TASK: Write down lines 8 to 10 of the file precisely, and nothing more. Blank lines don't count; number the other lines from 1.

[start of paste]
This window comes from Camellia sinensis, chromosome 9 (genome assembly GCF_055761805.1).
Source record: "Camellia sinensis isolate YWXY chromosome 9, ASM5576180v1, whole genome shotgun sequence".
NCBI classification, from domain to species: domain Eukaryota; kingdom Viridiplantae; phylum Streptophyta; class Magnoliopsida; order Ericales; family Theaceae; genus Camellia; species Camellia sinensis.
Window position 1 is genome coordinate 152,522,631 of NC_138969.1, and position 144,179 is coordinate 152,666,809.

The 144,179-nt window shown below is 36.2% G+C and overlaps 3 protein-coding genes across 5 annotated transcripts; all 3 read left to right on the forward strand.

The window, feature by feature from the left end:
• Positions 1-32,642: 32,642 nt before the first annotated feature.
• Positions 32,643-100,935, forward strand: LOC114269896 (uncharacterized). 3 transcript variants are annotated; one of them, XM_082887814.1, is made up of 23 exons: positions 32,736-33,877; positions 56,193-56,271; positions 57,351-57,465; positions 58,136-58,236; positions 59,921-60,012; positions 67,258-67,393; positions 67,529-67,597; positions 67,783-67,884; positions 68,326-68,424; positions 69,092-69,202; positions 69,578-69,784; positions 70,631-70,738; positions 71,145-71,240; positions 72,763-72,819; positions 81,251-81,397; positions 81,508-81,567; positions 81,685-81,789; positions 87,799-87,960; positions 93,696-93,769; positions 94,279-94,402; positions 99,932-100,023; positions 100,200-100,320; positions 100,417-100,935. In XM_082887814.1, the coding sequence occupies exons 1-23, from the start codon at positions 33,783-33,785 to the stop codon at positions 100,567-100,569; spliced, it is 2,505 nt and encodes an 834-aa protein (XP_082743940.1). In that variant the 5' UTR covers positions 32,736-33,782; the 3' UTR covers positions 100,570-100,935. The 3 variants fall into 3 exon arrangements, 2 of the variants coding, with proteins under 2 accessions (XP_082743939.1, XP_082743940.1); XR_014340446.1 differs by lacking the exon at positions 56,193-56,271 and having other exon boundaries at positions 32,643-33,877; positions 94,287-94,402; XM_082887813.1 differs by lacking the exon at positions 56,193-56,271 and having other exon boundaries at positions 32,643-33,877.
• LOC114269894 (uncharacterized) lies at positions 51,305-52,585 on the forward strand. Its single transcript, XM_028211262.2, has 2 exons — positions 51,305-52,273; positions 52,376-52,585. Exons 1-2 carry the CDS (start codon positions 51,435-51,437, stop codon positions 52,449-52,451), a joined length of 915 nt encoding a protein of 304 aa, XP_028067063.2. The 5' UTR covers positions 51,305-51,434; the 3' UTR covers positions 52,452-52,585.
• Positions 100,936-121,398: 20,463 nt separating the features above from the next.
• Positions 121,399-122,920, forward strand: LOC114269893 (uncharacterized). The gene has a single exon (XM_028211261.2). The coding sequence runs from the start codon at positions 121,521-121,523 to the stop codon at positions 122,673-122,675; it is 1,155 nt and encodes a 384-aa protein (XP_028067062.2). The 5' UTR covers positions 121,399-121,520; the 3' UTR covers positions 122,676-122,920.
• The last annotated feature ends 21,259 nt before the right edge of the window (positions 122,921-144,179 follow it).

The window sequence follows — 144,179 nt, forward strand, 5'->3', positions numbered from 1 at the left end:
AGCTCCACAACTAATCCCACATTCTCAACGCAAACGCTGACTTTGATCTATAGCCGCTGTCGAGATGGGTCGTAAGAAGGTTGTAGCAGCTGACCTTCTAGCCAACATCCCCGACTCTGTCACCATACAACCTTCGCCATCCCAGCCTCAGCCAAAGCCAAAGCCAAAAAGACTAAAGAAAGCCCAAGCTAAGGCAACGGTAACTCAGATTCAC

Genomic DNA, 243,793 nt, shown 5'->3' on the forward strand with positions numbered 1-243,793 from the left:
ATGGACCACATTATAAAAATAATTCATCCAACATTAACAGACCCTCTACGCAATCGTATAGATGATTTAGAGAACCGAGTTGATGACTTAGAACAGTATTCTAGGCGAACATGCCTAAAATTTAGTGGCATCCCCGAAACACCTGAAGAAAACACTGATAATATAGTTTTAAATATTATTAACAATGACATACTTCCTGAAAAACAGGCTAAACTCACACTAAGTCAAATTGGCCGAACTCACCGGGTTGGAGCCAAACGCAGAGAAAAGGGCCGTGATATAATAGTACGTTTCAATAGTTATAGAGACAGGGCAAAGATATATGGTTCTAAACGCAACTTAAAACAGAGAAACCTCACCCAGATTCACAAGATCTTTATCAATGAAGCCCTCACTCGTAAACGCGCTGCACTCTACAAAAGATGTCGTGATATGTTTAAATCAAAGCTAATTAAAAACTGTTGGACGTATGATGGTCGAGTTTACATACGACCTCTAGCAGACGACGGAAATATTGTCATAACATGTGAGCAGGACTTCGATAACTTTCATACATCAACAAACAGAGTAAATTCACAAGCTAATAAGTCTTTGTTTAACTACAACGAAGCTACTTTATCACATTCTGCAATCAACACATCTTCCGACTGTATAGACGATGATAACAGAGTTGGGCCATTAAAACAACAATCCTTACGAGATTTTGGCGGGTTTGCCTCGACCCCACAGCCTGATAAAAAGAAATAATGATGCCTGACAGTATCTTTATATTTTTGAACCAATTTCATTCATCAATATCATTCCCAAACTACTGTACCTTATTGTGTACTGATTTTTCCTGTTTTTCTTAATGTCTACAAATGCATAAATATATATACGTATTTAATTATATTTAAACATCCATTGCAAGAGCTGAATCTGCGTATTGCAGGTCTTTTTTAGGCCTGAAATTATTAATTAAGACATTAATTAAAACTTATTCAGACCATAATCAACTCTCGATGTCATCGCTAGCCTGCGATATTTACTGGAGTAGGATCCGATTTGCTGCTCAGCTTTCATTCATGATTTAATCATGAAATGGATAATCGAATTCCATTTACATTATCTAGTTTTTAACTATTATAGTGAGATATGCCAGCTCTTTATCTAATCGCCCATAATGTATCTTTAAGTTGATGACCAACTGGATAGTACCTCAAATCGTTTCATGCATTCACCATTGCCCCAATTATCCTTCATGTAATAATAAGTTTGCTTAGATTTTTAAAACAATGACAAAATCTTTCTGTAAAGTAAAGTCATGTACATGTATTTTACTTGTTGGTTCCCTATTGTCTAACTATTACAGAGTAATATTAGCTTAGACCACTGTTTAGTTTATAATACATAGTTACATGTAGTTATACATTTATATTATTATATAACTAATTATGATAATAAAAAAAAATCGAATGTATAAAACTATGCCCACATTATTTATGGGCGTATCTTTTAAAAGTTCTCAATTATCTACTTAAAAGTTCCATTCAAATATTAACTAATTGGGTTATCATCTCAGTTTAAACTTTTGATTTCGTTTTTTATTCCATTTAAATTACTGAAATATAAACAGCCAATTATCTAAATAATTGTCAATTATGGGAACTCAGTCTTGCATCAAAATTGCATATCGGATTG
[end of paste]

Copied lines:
• Positions 32,643-100,935, forward strand: LOC114269896 (uncharacterized). 3 transcript variants are annotated; one of them, XM_082887814.1, is made up of 23 exons: positions 32,736-33,877; positions 56,193-56,271; positions 57,351-57,465; positions 58,136-58,236; positions 59,921-60,012; positions 67,258-67,393; positions 67,529-67,597; positions 67,783-67,884; positions 68,326-68,424; positions 69,092-69,202; positions 69,578-69,784; positions 70,631-70,738; positions 71,145-71,240; positions 72,763-72,819; positions 81,251-81,397; positions 81,508-81,567; positions 81,685-81,789; positions 87,799-87,960; positions 93,696-93,769; positions 94,279-94,402; positions 99,932-100,023; positions 100,200-100,320; positions 100,417-100,935. In XM_082887814.1, the coding sequence occupies exons 1-23, from the start codon at positions 33,783-33,785 to the stop codon at positions 100,567-100,569; spliced, it is 2,505 nt and encodes an 834-aa protein (XP_082743940.1). In that variant the 5' UTR covers positions 32,736-33,782; the 3' UTR covers positions 100,570-100,935. The 3 variants fall into 3 exon arrangements, 2 of the variants coding, with proteins under 2 accessions (XP_082743939.1, XP_082743940.1); XR_014340446.1 differs by lacking the exon at positions 56,193-56,271 and having other exon boundaries at positions 32,643-33,877; positions 94,287-94,402; XM_082887813.1 differs by lacking the exon at positions 56,193-56,271 and having other exon boundaries at positions 32,643-33,877.
• LOC114269894 (uncharacterized) lies at positions 51,305-52,585 on the forward strand. Its single transcript, XM_028211262.2, has 2 exons — positions 51,305-52,273; positions 52,376-52,585. Exons 1-2 carry the CDS (start codon positions 51,435-51,437, stop codon positions 52,449-52,451), a joined length of 915 nt encoding a protein of 304 aa, XP_028067063.2. The 5' UTR covers positions 51,305-51,434; the 3' UTR covers positions 52,452-52,585.
• Positions 100,936-121,398: 20,463 nt separating the features above from the next.